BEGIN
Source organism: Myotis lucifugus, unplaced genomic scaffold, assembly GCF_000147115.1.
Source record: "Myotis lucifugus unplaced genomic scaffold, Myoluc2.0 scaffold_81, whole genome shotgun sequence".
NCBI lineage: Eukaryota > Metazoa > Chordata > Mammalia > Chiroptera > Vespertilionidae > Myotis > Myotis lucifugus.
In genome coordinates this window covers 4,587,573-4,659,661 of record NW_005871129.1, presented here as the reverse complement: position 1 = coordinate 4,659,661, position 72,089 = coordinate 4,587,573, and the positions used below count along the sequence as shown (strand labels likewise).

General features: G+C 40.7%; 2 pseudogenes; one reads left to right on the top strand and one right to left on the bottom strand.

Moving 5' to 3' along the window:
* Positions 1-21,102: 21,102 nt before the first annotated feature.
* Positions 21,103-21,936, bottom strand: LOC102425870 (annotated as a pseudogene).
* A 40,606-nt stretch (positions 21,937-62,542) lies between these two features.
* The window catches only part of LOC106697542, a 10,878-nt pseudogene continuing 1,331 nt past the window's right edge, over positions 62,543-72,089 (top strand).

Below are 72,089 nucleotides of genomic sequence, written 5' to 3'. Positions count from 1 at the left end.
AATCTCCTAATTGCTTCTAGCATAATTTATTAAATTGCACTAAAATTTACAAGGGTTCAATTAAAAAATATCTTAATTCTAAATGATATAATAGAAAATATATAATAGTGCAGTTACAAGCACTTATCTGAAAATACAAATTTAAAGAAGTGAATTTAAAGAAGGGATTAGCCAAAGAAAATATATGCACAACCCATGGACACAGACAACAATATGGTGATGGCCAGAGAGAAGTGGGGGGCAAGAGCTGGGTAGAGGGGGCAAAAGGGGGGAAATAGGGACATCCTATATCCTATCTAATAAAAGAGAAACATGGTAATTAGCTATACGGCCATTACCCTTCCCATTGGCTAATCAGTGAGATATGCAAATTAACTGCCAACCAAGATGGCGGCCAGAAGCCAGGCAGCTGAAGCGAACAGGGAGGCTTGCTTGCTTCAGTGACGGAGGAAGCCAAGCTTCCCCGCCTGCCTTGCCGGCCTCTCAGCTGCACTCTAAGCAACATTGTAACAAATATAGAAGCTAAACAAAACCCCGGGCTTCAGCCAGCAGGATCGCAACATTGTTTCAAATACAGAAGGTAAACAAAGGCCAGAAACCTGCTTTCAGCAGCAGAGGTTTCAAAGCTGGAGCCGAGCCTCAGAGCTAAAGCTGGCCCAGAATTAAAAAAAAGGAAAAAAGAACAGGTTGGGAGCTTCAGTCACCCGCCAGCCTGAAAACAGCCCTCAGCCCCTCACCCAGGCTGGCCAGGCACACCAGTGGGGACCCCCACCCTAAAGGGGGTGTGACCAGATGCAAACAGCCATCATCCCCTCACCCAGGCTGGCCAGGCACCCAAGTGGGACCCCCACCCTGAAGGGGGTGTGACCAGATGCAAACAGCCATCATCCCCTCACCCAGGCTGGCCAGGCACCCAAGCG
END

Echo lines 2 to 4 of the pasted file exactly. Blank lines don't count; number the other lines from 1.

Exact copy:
Source record: "Myotis lucifugus unplaced genomic scaffold, Myoluc2.0 scaffold_81, whole genome shotgun sequence".
NCBI lineage: Eukaryota > Metazoa > Chordata > Mammalia > Chiroptera > Vespertilionidae > Myotis > Myotis lucifugus.
In genome coordinates this window covers 4,587,573-4,659,661 of record NW_005871129.1, presented here as the reverse complement: position 1 = coordinate 4,659,661, position 72,089 = coordinate 4,587,573, and the positions used below count along the sequence as shown (strand labels likewise).